Albert-Ludwigs Freiburg, Germany
An universal thermal index is necessary for objective comparisons in different climatic zones for the research of human-biometeorology (e.g. for environmental evaluations, climate assessment for tourists, as well as assessments of climate change). Universal Thermal Comfort Index (UTCI) has been developed to try satisfying these requirements. However, UTCI was an operative statistic function based on investigations in Europe and Russia. Hence, UTCI shows limitations in its applicability in the other climatic zones, such as tropic and dry climates. Physiologically Equivalent Temperature (PET) is another thermal index which is at the beginning developed to evaluate the outdoor thermal conditions in temperate climates. It has been proved to effectively evaluate the impact of the air temperature, mean radiant temperature and wind speed on thermal comfort, but variations in air humidity and clothing insulation show weak influence on PET. Thus, this study aims to develop a thermal index for universal applications in all climate zones based on a modified PET (mPET).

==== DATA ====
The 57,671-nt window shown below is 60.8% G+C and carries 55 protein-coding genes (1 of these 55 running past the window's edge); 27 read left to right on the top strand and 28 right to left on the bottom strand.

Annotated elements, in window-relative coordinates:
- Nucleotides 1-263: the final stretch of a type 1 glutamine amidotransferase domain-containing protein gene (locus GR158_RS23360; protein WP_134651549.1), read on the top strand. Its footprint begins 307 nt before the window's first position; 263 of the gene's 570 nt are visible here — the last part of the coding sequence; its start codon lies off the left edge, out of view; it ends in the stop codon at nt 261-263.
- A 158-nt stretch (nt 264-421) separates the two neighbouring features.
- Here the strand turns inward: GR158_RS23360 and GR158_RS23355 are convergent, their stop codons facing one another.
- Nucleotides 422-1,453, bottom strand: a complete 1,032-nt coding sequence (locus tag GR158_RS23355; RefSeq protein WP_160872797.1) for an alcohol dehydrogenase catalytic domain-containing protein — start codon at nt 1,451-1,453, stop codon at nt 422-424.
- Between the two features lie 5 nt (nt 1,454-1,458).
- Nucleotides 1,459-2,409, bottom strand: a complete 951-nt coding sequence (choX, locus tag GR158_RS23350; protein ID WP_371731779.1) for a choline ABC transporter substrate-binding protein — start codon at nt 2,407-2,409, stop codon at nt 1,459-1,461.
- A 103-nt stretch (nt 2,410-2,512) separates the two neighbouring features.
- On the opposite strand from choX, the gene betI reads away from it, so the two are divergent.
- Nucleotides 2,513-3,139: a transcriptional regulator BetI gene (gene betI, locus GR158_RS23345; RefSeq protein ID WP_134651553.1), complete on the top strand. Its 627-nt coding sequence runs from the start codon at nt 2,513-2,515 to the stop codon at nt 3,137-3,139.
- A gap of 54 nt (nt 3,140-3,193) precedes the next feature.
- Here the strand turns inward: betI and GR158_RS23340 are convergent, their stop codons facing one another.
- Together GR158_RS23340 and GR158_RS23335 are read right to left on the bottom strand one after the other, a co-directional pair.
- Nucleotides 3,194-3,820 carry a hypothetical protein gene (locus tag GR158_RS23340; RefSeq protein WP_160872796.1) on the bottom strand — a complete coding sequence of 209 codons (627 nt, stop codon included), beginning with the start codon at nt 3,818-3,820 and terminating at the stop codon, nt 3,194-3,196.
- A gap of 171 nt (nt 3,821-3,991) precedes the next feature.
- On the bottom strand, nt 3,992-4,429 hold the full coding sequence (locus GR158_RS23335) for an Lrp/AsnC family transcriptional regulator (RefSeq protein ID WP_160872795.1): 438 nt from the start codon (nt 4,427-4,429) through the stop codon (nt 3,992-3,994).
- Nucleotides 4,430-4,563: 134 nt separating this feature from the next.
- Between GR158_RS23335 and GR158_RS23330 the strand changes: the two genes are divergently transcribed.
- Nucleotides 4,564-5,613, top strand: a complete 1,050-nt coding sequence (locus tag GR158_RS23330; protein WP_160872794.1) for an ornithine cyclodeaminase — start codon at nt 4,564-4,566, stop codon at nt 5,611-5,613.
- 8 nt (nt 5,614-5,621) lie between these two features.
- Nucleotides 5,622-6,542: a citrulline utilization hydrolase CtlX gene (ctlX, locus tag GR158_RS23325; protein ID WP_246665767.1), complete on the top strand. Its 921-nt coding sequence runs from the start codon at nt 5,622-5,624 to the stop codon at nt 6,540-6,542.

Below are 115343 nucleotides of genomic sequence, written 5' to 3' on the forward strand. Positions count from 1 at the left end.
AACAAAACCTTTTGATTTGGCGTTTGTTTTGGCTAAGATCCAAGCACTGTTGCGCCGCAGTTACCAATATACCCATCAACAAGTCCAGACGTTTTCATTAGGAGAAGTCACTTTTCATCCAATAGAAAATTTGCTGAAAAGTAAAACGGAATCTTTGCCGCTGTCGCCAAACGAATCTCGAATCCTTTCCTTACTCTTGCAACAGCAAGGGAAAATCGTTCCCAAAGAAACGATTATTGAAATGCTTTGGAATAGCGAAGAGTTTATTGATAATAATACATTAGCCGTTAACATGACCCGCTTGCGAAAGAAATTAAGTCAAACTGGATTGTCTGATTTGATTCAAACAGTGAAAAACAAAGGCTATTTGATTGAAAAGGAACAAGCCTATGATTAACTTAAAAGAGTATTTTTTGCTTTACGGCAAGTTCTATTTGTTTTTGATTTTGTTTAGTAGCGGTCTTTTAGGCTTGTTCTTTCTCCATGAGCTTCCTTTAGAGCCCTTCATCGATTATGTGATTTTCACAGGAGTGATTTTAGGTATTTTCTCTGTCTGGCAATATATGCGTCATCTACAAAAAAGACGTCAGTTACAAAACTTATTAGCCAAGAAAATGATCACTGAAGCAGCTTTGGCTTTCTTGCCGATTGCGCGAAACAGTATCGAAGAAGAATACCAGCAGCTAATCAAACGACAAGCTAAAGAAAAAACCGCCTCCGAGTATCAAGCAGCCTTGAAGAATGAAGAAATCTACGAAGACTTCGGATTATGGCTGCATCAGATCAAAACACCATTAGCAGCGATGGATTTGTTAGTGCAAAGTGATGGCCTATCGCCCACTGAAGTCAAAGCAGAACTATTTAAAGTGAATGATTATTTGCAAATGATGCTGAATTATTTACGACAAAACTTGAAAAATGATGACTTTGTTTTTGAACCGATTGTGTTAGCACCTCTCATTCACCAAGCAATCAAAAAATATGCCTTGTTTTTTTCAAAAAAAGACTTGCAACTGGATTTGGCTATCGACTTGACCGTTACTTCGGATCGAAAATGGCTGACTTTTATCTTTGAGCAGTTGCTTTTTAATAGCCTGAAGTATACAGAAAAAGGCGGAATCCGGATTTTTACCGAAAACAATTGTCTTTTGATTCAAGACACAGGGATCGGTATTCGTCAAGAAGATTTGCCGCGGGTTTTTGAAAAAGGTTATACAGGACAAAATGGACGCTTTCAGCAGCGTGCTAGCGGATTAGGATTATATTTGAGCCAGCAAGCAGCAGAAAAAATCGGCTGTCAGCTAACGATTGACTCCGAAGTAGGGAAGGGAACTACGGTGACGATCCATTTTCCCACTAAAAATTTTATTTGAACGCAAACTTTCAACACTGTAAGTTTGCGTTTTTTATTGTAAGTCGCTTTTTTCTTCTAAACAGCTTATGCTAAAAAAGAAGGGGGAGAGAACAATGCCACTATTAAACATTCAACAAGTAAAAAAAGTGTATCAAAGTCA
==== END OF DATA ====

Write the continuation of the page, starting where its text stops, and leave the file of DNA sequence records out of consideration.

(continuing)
mPET has two adjustments on PET: (1) physiological thermoregulation is improved to a simple multi-segment body model including a blood pool element and a bio-heat transfer principle; and (2) a multi-layer clothing model with clothing insulation and vapour resistance is implemented. Due to those two adjustments, PET has been improved to effectively evaluate of the impact of vapour pressure and clothing insulation on thermal conditions and mPET can be applied in all climatic zones.
A case study was shown to apply UTCI, PET and mPET to evaluate bioclimate using data investigated in Freiburg during 1981 to 2013. The wind speed measured at 10 m according to the guideline of WMO is adapted to 1.1 m using a wind reduction equation for the purpose on assessment of bioclimate. In summary, mPET evaluates less underestimations and overestimations for thermal conditions than PET and UTCI.
Keywords: Physiologically Equivalent Temperature, Modified Physiologically Equivalent Temperature, Thermal index, Universal Thermal Comfort Index